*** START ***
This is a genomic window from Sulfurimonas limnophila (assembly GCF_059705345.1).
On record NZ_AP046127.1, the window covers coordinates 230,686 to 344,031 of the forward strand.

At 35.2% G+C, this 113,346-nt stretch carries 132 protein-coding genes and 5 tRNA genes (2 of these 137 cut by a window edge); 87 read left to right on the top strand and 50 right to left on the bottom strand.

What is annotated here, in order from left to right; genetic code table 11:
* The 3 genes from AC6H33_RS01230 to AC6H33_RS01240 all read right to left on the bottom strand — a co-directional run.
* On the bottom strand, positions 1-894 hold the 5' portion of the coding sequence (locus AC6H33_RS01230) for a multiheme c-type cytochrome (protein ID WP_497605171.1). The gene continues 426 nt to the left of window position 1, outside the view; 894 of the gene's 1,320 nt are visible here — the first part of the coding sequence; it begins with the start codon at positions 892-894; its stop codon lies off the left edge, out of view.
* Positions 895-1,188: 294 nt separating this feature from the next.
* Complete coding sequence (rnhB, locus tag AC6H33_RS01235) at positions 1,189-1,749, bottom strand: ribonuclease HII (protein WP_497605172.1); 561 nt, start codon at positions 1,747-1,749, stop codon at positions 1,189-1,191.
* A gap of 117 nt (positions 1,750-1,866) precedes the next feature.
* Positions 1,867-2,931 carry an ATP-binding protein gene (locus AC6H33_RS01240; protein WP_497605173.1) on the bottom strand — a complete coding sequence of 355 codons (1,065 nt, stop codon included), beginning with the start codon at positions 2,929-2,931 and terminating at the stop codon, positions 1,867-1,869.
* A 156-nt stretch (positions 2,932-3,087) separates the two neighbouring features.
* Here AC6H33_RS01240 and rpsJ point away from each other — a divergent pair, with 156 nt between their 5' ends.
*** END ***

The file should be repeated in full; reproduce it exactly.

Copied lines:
This is a genomic window from Sulfurimonas limnophila (assembly GCF_059705345.1).
On record NZ_AP046127.1, the window covers coordinates 230,686 to 344,031 of the forward strand.

At 35.2% G+C, this 113,346-nt stretch carries 132 protein-coding genes and 5 tRNA genes (2 of these 137 cut by a window edge); 87 read left to right on the top strand and 50 right to left on the bottom strand.

What is annotated here, in order from left to right; genetic code table 11:
* The 3 genes from AC6H33_RS01230 to AC6H33_RS01240 all read right to left on the bottom strand — a co-directional run.
* On the bottom strand, positions 1-894 hold the 5' portion of the coding sequence (locus AC6H33_RS01230) for a multiheme c-type cytochrome (protein ID WP_497605171.1). The gene continues 426 nt to the left of window position 1, outside the view; 894 of the gene's 1,320 nt are visible here — the first part of the coding sequence; it begins with the start codon at positions 892-894; its stop codon lies off the left edge, out of view.
* Positions 895-1,188: 294 nt separating this feature from the next.
* Complete coding sequence (rnhB, locus tag AC6H33_RS01235) at positions 1,189-1,749, bottom strand: ribonuclease HII (protein WP_497605172.1); 561 nt, start codon at positions 1,747-1,749, stop codon at positions 1,189-1,191.
* A gap of 117 nt (positions 1,750-1,866) precedes the next feature.
* Positions 1,867-2,931 carry an ATP-binding protein gene (locus AC6H33_RS01240; protein WP_497605173.1) on the bottom strand — a complete coding sequence of 355 codons (1,065 nt, stop codon included), beginning with the start codon at positions 2,929-2,931 and terminating at the stop codon, positions 1,867-1,869.
* A 156-nt stretch (positions 2,932-3,087) separates the two neighbouring features.
* Here AC6H33_RS01240 and rpsJ point away from each other — a divergent pair, with 156 nt between their 5' ends.